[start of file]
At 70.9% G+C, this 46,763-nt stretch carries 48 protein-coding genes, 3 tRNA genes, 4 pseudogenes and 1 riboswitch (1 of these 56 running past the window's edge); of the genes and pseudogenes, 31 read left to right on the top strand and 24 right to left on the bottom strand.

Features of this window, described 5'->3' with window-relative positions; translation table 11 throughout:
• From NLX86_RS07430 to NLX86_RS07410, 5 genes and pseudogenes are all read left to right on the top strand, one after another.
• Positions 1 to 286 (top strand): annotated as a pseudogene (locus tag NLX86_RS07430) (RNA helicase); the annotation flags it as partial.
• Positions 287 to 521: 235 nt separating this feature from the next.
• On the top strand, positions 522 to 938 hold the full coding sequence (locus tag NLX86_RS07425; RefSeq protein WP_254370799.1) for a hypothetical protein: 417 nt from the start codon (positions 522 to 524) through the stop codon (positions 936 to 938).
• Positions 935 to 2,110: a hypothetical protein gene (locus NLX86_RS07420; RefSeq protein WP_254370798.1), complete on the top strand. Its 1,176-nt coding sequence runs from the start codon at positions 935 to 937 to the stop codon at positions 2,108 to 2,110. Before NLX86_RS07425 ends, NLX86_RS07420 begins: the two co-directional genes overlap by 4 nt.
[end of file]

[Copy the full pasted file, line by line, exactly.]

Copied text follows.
At 70.9% G+C, this 46,763-nt stretch carries 48 protein-coding genes, 3 tRNA genes, 4 pseudogenes and 1 riboswitch (1 of these 56 running past the window's edge); of the genes and pseudogenes, 31 read left to right on the top strand and 24 right to left on the bottom strand.

Features of this window, described 5'->3' with window-relative positions; translation table 11 throughout:
• From NLX86_RS07430 to NLX86_RS07410, 5 genes and pseudogenes are all read left to right on the top strand, one after another.
• Positions 1 to 286 (top strand): annotated as a pseudogene (locus tag NLX86_RS07430) (RNA helicase); the annotation flags it as partial.
• Positions 287 to 521: 235 nt separating this feature from the next.
• On the top strand, positions 522 to 938 hold the full coding sequence (locus tag NLX86_RS07425; RefSeq protein WP_254370799.1) for a hypothetical protein: 417 nt from the start codon (positions 522 to 524) through the stop codon (positions 936 to 938).
• Positions 935 to 2,110: a hypothetical protein gene (locus NLX86_RS07420; RefSeq protein WP_254370798.1), complete on the top strand. Its 1,176-nt coding sequence runs from the start codon at positions 935 to 937 to the stop codon at positions 2,108 to 2,110. Before NLX86_RS07425 ends, NLX86_RS07420 begins: the two co-directional genes overlap by 4 nt.